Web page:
Healthy shake or a big mistake?

A company behind a multi-billion pound “nutrition” scheme is under fire over the claims it makes about health benefits and staff claiming they are “health and well-being coaches” despite having no appropriate qualifications.

In the last quarter of 2020, Herbalife Nutrition grew approximately 22% – with a net worth of £4.8 billion. On their website they claim: “If you are looking to lose weight, manage your weight or just improve your general health, Herbalife will work for you”. This statement is supported by individuals, who sell and distribute the products.

The company markets shakes, protein bars and meal replacements through a pyramid scheme. Top level members recruit individuals to pay an upfront cost, who recruit and create their own teams. This gives the original distributors a portion of the fees from their members, plus the people beneath them.

Abigail Williams, 19, a dental nurse from Chatham, Kent started in the business around three months ago and has rocketed through the ranks. Abigail often uses her social media to promote the products, describing the company as a “community”. She said: “I didn’t realise how unhealthy I was until I started these products.”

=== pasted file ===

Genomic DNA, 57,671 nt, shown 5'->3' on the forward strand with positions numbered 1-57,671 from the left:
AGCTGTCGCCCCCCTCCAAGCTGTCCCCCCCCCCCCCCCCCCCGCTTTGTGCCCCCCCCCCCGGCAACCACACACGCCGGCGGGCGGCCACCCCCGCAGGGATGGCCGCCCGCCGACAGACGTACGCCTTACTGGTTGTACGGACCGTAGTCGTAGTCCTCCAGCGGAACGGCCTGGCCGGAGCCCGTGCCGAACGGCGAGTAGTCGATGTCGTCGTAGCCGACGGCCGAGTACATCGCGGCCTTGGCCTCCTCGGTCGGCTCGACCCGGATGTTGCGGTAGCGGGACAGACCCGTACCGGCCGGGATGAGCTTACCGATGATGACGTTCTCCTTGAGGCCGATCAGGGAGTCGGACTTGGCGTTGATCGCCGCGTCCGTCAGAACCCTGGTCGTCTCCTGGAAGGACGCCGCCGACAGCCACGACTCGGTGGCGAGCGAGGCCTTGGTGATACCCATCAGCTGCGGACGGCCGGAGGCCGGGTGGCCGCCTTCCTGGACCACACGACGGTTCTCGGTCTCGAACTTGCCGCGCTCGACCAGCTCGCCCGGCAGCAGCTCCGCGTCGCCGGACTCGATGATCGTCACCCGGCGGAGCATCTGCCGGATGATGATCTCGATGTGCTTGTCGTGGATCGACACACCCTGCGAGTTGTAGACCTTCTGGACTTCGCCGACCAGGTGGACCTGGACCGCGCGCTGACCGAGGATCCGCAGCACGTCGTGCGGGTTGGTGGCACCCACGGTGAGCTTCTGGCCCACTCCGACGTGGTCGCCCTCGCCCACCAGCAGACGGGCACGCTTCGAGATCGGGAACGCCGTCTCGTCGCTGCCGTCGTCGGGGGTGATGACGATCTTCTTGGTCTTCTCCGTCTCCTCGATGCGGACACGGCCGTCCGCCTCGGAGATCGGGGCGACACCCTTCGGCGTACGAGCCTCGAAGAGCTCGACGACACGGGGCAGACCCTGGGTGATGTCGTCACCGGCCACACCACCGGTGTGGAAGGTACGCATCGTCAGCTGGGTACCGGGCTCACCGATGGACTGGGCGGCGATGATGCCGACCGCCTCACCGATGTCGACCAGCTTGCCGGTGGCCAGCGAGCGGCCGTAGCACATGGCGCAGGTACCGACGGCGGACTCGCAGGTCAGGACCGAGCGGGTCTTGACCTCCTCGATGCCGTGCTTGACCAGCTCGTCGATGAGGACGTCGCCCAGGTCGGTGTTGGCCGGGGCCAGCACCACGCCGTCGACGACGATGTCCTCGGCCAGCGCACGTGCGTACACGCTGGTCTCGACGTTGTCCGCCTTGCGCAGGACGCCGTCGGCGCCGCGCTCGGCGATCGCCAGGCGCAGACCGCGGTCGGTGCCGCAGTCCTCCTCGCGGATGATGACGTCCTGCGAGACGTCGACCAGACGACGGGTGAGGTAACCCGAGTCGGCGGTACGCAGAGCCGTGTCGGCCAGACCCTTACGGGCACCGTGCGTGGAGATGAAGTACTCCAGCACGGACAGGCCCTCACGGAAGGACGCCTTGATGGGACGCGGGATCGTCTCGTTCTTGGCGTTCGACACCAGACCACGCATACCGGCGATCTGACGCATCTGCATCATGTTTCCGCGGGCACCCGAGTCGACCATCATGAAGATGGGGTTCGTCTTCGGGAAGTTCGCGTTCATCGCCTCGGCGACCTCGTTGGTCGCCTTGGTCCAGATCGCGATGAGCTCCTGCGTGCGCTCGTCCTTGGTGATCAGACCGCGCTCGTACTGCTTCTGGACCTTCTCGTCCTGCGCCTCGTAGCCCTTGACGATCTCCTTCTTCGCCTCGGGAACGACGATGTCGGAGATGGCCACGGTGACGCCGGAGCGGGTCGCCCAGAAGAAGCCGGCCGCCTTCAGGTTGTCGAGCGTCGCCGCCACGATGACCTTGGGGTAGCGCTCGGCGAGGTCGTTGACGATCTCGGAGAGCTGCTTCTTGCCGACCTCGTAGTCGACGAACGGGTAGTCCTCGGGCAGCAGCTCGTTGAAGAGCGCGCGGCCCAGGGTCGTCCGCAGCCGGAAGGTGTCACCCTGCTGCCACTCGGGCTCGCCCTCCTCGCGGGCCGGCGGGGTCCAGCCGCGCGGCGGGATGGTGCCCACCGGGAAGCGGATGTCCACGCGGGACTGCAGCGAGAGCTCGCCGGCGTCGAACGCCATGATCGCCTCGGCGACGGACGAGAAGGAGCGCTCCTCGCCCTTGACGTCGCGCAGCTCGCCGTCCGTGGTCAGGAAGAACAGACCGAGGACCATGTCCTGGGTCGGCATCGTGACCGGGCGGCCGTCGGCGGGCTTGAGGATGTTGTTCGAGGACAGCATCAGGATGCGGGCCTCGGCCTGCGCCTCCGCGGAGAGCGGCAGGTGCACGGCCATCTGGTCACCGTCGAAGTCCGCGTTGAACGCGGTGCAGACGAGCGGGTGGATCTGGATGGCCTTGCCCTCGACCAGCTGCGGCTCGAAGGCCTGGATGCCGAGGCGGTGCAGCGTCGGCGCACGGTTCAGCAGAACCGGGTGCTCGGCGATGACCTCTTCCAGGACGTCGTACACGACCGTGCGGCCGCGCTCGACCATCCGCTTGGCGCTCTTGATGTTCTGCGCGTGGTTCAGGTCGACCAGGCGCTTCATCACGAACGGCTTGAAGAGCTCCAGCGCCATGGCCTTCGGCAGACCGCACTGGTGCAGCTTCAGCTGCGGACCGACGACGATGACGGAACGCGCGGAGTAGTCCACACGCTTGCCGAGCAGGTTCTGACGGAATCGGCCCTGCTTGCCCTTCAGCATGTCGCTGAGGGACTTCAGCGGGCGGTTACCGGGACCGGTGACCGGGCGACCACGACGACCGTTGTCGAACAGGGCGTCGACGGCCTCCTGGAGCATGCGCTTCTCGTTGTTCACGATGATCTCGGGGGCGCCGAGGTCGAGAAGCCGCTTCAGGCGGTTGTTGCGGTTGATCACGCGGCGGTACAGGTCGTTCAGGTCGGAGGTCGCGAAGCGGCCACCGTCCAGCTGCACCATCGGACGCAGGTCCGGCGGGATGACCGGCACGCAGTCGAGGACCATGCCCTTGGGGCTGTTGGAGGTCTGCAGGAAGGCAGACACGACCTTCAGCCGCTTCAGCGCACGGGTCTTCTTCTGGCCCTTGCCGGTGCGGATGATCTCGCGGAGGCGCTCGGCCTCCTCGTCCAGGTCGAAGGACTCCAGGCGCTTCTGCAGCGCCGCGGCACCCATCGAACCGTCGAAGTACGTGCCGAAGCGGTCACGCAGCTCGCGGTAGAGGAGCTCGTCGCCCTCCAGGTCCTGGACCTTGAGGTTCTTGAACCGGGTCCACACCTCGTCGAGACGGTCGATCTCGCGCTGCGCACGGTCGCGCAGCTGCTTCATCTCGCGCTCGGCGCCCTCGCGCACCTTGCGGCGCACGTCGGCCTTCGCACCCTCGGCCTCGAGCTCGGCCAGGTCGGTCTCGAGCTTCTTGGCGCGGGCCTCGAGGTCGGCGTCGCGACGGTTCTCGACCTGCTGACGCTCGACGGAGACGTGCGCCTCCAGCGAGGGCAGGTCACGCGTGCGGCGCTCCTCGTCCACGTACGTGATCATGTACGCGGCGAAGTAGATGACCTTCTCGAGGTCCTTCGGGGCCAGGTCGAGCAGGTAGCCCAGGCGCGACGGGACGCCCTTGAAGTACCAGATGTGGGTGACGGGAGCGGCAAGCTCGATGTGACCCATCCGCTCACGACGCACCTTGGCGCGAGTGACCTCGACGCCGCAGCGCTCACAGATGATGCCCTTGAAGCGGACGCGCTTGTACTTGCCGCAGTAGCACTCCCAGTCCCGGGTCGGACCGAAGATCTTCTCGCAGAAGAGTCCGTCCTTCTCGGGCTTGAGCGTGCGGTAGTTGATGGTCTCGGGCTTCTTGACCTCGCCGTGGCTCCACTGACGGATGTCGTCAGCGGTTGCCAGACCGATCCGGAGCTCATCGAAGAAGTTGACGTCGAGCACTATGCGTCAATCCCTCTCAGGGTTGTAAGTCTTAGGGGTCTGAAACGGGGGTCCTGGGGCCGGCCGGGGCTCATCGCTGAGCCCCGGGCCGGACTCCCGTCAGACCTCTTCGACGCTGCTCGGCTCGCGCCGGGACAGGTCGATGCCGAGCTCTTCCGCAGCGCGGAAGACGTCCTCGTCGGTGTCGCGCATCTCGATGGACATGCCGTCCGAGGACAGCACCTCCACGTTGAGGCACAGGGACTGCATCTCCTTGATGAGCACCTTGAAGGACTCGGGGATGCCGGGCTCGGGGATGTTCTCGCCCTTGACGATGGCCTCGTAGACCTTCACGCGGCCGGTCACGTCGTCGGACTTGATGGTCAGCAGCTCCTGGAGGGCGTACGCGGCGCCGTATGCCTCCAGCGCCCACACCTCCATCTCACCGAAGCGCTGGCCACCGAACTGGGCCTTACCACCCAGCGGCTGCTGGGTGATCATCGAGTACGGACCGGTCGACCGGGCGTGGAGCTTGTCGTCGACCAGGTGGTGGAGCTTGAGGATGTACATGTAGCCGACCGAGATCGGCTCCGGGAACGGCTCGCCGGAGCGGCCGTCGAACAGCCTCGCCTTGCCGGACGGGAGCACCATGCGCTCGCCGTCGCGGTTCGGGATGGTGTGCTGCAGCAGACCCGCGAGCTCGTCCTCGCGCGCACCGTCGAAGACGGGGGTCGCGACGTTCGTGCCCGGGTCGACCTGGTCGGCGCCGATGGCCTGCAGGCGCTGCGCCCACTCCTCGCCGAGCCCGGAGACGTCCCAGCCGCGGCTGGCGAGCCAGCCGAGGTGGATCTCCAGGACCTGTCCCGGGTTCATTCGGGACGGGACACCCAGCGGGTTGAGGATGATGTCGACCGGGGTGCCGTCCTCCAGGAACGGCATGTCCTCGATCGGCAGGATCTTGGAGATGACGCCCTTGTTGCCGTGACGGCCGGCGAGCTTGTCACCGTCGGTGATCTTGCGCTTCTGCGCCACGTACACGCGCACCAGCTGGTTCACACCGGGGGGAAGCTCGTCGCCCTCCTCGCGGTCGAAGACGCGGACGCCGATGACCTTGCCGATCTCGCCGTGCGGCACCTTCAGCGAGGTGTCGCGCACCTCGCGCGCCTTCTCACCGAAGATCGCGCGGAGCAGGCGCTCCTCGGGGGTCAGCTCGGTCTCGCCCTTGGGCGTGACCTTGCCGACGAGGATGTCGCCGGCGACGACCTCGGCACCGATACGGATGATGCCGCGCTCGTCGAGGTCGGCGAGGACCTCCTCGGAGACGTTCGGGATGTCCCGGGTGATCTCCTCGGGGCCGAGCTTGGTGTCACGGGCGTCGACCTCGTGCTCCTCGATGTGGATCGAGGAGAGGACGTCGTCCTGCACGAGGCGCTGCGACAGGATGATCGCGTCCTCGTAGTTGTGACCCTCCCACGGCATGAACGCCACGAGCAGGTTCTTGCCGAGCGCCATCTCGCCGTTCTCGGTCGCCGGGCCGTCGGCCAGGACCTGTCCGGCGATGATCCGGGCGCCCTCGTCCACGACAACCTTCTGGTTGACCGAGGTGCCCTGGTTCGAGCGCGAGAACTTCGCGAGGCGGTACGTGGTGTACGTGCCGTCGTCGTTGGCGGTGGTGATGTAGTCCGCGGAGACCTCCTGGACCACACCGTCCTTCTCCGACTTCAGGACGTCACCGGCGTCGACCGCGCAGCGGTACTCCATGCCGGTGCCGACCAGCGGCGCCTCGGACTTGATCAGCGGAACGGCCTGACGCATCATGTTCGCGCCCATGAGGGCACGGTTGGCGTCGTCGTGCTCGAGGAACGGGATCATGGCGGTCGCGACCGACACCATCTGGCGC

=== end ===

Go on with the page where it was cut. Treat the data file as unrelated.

However, some argue the company is not all it is cracked up to be, believing it is just a pyramid scheme trapping people into buying – thinking they will lose lots of weight. Peta Bee, an award-winning health and fitness journalist, said she has always been “sceptical” about the company. She remembers first seeing the products in the late 1980s and believes they are not dangerous but neither a solution for longer term weight-loss ambitions. “These products are being sold to vulnerable people as a cure-all for weight and health problems with very little scientific evidence and backing,” she said.

Although not proven, some studies suggest the products cause liver damage, although the ingredient responsible has not been identified. Whilst there is no legal meaning behind “health and well-being coaches”, some still think the term is misleading. Critics say this is perhaps a particularly careful choice of words by Herbalife Nutrition, in order to entice people in.

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